Fast-moving, multi-lane roads aren’t actually efficient. Most traffic studies focus on capacity, meaning how to move the most people in the least amount of time. But if capacity is the goal, then why are we prioritizing the least efficient mode to accomplish that goal?  

Looking at the big picture, motor vehicles simply don’t move people as efficiently as other modes. We’ve all seen some version of the graphic showing how many more person-trips we can accomplish by walking, biking, or transit than by single-occupancy vehicles. Even when optimistically maxed out with 4-5 people, private vehicles can’t match the carrying capacity of shared, active, or mixed modes. If we want to build roadways that move people efficiently, let’s design them to support the most efficient modes.

Capacity of a single 10-foot lane by mode at peak conditions with normal operations. Credit: NACTO Transit Street Design Guide.

I’ll also note that wide streets that prioritize motor vehicles are not an efficient use of land or of public funds. Check out Strong Towns’ article The True Cost of a Stroad for a good summary of this point.

How can Engineers be part of the solution?

In some ways, engineers are the gatekeepers of roadway design, with our codes and equations and traffic forecasting models. We have a “certified” way of predicting future traffic volumes. At the same time, I know many engineers feel trapped by these tools. I often hear things like, “We want to change what we’re doing but don’t know how.” Or “Our standards just don’t allow us to do this differently.”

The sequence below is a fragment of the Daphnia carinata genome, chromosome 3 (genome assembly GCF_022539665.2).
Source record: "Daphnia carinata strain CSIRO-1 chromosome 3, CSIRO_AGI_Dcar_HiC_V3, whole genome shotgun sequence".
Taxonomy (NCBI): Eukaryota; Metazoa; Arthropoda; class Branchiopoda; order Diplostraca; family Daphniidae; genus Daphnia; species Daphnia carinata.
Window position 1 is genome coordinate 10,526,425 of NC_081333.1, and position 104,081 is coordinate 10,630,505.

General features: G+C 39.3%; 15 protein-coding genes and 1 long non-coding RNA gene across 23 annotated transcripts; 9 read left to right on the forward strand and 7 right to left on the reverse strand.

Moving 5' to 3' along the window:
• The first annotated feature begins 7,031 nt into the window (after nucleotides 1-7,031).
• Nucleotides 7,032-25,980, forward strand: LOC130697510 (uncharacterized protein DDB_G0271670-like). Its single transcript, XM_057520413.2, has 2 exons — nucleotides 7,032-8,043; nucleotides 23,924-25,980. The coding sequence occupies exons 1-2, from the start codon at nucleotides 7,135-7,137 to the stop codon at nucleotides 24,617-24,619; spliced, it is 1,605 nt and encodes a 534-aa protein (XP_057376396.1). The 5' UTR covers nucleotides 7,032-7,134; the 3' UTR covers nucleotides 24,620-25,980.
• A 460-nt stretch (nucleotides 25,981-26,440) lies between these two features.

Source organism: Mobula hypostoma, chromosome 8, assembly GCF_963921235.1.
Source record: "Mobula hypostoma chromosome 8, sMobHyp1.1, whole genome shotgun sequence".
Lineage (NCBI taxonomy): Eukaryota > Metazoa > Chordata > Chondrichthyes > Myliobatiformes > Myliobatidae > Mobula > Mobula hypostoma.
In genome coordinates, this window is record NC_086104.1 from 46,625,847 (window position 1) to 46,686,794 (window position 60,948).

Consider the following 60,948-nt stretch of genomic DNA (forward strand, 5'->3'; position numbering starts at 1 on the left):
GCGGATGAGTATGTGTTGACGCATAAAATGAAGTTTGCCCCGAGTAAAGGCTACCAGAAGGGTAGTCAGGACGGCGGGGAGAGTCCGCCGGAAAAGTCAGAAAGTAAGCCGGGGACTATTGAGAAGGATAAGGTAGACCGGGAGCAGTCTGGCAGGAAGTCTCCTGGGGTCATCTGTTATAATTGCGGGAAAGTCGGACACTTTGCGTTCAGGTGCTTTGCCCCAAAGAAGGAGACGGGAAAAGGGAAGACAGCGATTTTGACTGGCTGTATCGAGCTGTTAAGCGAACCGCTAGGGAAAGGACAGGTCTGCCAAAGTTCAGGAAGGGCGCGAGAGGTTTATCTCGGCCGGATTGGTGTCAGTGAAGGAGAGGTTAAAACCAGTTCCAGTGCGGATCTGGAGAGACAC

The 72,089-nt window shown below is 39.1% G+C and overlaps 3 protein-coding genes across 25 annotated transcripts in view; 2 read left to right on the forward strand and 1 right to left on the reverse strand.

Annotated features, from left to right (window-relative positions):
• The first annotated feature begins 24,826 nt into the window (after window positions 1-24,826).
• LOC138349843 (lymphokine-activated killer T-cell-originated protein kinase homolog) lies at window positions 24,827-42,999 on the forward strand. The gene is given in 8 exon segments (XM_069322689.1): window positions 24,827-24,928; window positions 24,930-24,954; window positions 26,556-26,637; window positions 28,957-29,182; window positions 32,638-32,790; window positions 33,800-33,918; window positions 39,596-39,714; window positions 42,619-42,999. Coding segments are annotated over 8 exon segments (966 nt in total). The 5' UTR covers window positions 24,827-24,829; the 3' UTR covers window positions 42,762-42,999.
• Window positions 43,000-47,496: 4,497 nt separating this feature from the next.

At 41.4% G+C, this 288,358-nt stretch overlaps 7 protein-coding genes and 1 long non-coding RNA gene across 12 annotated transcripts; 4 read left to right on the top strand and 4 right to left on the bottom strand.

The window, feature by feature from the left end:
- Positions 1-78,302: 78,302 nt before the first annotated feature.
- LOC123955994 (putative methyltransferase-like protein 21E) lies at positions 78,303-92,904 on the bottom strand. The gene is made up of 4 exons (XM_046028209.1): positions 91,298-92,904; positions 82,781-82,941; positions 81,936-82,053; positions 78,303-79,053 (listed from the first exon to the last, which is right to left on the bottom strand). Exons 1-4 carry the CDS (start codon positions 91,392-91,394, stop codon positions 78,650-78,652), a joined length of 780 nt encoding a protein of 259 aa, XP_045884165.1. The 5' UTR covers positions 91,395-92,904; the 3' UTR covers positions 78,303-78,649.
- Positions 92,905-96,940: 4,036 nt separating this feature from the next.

Traffic forecasting is a self-fulfilling prophecy: by designing for more cars, we end up encouraging more driving. It’s a cycle based on a false assumption. More cars do not necessarily warrant more roadway space. And, crucially, more people does not necessarily mean more cars.

There is another way. What if we repurposed the extra space in the roadway for transit and bikeways? What if, instead of perpetuating inequities, we designed for modal equity, safety, and community and economic vitality?